The Water Was The Limit


Carcharocles megalodon would have given birth in shallower waters, and as they grew in age they would leave the shallows and go deeper for bigger prey. This was necessary because C.megalodon was estimated to eat between 1300lbs to 3000lbs of food a day at full maturity. C.megalodon was believed to have hunted in both Atlantic and Pacific oceans, traveling through the Central American Seaway, which was located between north and south America. Based on findings, it was a common route for most aquatic life, which lead to that being a common hunting ground for grown Megalodon.

Due to the fact that C.megalodon is extinct we can’t know the exact way that they gave birth.  Sharks at this time period have two main ways that they reproduce , Vivipary or Ovoviviparity. Vivipary is when the shark develops inside the mother and she gives live birth to her young. The young is connected to the mother by an umbilical cord that delivers nutrients from the mother to the young. This is the most common way that shark that are alive right now reproduce.The video above shows this, along with sharks, dolphins such as Bottlenose Dolphins and Spinner Dolphins have also developed this form of birthing. The less common reproduction method that is used is ovovivipary, which is when the eggs are grown inside the mother, but receive no direct nutrients from the mother. Both methods result in a live birth, which is what C.megalodon is believed to have done, based on what similar sharks do, that are alive. Using all of the current information that we have now, we can not rule of either method of birthing.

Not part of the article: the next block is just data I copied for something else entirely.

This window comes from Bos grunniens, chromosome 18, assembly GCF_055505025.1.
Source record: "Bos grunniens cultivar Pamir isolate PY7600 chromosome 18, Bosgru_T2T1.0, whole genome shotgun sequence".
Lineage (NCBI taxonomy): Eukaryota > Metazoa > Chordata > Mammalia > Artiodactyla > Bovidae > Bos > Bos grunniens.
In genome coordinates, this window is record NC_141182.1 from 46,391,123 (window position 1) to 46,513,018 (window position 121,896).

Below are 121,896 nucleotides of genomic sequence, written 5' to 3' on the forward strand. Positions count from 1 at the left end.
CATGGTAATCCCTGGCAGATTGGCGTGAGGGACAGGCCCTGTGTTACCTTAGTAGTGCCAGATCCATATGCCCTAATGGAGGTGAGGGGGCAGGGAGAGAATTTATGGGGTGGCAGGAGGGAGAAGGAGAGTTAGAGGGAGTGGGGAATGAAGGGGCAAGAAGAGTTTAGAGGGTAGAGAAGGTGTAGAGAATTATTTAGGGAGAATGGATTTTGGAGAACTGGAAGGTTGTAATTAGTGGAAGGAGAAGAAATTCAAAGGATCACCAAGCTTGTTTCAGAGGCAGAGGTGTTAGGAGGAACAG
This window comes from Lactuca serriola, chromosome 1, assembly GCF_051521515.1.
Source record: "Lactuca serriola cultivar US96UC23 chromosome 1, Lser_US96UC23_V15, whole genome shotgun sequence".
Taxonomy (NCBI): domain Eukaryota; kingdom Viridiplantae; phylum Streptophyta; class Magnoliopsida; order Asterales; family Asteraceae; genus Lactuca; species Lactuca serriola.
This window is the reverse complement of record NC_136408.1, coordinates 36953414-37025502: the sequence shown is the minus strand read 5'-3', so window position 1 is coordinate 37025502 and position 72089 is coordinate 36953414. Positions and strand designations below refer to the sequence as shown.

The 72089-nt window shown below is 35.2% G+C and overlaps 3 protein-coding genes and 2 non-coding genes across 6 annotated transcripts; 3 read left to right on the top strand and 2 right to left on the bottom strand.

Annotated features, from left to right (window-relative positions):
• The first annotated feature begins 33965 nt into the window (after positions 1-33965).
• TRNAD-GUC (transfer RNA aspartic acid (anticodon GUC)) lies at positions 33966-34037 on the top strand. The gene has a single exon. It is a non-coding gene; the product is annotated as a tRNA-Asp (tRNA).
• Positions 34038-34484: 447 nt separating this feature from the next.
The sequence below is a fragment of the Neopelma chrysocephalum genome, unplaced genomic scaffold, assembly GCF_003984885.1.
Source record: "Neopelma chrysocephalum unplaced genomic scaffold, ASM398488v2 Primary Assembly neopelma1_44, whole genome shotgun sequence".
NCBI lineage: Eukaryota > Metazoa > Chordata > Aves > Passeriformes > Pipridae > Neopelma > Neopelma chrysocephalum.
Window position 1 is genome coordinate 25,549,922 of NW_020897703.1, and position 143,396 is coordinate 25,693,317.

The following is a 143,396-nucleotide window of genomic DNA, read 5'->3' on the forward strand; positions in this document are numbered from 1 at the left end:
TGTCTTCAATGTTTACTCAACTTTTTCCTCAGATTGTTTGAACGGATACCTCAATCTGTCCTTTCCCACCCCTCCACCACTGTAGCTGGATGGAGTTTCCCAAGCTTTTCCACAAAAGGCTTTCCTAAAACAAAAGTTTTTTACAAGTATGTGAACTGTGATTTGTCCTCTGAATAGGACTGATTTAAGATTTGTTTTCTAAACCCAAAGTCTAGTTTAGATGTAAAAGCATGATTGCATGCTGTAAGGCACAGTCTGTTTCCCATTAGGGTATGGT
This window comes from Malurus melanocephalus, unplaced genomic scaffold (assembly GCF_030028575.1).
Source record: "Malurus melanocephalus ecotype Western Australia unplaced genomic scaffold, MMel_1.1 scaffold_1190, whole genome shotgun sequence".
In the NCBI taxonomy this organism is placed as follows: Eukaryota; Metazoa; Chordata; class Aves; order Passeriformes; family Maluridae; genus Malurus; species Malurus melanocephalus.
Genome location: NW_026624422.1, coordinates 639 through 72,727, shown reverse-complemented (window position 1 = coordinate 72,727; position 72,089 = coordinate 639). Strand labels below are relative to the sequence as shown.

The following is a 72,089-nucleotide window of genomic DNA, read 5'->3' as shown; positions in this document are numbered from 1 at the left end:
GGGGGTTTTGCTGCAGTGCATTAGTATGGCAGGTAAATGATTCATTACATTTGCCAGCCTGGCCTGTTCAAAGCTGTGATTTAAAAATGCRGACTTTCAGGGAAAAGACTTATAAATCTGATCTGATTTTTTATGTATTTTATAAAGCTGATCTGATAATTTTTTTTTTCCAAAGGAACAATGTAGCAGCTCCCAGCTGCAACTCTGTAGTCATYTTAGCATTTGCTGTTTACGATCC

migration routeAs you can see by the picture, the smaller and younger sharks kept in the shallows compaired to the larger, older ones. This would lead us to believe that C. megalodon's breeding ground was spread out, but close to land.

Carcharocles megalodon is what’s known as a cosmopolitan species, meaning that they are found to be successful all around the world. Being a water animal, it was restricted to the oceans. During the last million years that C.megalodon was alive, the oceans were changing in both depth and temperature, which could have lead the their extinction. Because of the environment that existed during this time, the ocean was warmer overall, and this allowed C.megalodon to travel without many limitations. Based on what we have found, mostly teeth, it is believed that C.megalodon would travel closer to land to give birth and create nurseries for young to live in during the early parts of life. As C.megalodon grew older, it would venture into deeper water and begin to hunt bigger prey as it did.



 To see what we beleived happened to the decendents of C.megalodon continue to the Adaptation page.


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